On the morning of Feb. 10, Jordan Strong, of Waleska, Ga., discovered that a memorial to lynching victims, adjacent to the Leo Frank memorial in Marietta, had been toppled.
Strong had come to the site, on Roswell Road near Interstate 75, the day after his 13-year-old son came home from school with questions about what his class had learned about Frank. As Strong walked from his car to the memorial, he saw the black granite slab lying on the ground, apparently removed forcibly from the pedestal to which it was attached by steel pins. “I was on the phone with my wife. I said, you’ve got to be freaking kidding me. Somebody has managed to tip this thing over,” he said.
Photographs shared with the AJT show no visible clue as to how the monument was dislodged. No other vandalism or defacement was apparent at the site. When informed of the damage, the Anti-Defamation League contacted law enforcement.
The lynching memorial landed face up, allowing Strong to read the inscription:
In respectful memory of the thousands across America, denied justice by lynching:
Victims of hatred, prejudice and ignorance.
Between 1880–1946, ~570 Georgians were lynched.
Jewish American Society for Historic Preservation
Rabbi Steven Lebow, Temple Kol Emeth
The memorial — 36 inches tall, 14 inches wide at its base and six inches in depth — was installed in December 2018, three months after the rededication of the Leo Frank memorial. The Frank marker had been removed four years earlier by the Georgia Department of Transportation because of road construction.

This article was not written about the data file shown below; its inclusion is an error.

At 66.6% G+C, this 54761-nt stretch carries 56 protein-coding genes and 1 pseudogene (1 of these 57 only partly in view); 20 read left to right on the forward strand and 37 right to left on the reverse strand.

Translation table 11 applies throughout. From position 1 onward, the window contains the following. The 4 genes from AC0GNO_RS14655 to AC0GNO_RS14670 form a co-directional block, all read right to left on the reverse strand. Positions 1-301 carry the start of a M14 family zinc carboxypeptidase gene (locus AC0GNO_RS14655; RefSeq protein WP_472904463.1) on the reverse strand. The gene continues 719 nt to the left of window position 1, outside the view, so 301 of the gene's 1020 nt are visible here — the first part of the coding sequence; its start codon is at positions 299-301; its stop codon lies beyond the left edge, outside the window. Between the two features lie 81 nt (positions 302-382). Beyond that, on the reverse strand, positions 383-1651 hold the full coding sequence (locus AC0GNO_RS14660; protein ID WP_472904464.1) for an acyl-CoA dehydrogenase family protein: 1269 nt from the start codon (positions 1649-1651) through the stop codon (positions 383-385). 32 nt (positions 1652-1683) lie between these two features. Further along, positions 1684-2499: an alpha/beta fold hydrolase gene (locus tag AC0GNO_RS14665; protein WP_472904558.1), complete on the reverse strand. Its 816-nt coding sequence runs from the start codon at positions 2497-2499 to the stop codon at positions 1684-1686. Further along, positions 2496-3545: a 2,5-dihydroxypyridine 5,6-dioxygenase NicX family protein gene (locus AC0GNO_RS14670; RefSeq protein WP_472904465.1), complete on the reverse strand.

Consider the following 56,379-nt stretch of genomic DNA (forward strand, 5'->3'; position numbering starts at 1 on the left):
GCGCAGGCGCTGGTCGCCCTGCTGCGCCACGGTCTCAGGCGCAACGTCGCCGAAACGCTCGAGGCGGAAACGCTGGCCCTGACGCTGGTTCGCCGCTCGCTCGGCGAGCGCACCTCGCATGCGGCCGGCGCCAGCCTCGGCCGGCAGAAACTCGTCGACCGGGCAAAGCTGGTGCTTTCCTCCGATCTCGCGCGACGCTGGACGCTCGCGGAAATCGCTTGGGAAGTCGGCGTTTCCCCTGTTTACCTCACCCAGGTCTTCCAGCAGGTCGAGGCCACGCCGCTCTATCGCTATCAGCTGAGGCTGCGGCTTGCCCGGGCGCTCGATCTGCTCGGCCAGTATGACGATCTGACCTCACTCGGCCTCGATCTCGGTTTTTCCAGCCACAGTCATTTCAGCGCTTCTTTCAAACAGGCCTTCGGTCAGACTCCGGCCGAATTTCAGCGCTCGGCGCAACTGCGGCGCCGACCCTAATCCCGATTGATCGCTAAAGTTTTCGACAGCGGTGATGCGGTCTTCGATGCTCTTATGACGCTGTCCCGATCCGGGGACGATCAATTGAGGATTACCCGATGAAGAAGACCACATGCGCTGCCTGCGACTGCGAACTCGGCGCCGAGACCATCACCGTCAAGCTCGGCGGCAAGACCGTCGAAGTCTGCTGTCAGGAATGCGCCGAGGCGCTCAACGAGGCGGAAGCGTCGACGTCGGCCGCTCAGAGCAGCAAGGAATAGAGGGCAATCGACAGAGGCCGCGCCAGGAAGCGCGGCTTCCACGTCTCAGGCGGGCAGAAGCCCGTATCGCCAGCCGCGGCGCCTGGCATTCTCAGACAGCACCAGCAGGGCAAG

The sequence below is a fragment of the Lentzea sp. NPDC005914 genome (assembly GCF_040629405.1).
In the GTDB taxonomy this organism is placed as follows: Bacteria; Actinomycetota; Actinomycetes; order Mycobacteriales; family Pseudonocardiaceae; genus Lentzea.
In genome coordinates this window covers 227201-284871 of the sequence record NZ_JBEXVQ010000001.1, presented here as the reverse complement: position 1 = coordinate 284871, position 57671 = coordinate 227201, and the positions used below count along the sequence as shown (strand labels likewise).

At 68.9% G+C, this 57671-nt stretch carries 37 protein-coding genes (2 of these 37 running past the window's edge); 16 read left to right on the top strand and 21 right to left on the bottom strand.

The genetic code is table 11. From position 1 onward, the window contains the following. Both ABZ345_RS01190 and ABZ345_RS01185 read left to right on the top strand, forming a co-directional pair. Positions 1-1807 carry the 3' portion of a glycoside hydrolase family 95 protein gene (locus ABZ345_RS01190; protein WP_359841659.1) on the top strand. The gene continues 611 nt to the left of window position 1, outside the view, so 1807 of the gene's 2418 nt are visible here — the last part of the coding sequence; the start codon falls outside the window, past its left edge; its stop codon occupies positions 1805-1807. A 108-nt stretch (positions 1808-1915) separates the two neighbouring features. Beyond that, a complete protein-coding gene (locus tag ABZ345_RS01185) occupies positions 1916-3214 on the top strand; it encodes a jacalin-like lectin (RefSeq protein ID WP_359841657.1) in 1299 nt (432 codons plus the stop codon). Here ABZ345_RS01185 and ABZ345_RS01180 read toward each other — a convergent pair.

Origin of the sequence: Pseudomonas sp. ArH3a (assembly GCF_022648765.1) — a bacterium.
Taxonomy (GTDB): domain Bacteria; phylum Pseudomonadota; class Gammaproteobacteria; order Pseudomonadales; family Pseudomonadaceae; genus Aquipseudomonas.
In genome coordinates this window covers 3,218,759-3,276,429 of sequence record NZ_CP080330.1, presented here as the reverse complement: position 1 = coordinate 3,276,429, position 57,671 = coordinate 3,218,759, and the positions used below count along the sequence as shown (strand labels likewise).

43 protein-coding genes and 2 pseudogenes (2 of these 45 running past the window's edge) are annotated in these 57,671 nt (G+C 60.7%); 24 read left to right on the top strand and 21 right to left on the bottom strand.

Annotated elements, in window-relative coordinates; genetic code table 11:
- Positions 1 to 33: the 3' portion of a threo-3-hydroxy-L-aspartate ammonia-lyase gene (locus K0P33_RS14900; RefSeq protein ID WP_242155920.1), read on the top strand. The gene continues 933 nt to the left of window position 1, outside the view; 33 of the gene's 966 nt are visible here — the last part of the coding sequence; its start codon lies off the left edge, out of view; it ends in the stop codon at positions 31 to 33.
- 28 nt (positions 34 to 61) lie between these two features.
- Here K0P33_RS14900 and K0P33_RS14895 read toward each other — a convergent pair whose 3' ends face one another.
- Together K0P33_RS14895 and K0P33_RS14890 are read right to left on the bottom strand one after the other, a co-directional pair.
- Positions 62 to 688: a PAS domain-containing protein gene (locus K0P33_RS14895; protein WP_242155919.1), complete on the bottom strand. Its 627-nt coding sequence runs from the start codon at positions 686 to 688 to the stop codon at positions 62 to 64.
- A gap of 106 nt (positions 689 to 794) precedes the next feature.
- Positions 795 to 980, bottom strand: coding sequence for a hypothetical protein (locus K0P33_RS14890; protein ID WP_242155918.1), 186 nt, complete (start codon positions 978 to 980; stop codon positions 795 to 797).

Frank, a Jewish factory superintendent, was lynched on Aug. 17, 1915, in a long since built-over wooded area, along what now is Freys Gin Road. Frank was convicted in 1913 of murder in the death of 13-year-old Mary Phagan, who worked at the Atlanta pencil factory where he was the manager. Cobb County residents, angered by Gov. John Slaton’s commutation of the death sentence, kidnapped Frank from the state prison in Milledgeville and drove him to the woods where he was hanged.
Frank’s is the only known lynching of a Jew in the United States.
By some estimates, as many as 95 percent of those lynched in Georgia were African Americans. The memorial uses the “~” figure because the documented number of lynchings may be incomplete.
By May, the memorial was upright again. The benefactor of the repairs, Jerry Klinger, a retired financial services executive from Rockville, Md. — and founder of the Jewish American Society for Historic Preservation — also funded the memorial’s creation and installation. JASHP has placed historical markers at more than 110 locations in the United States alone and others in a half dozen countries.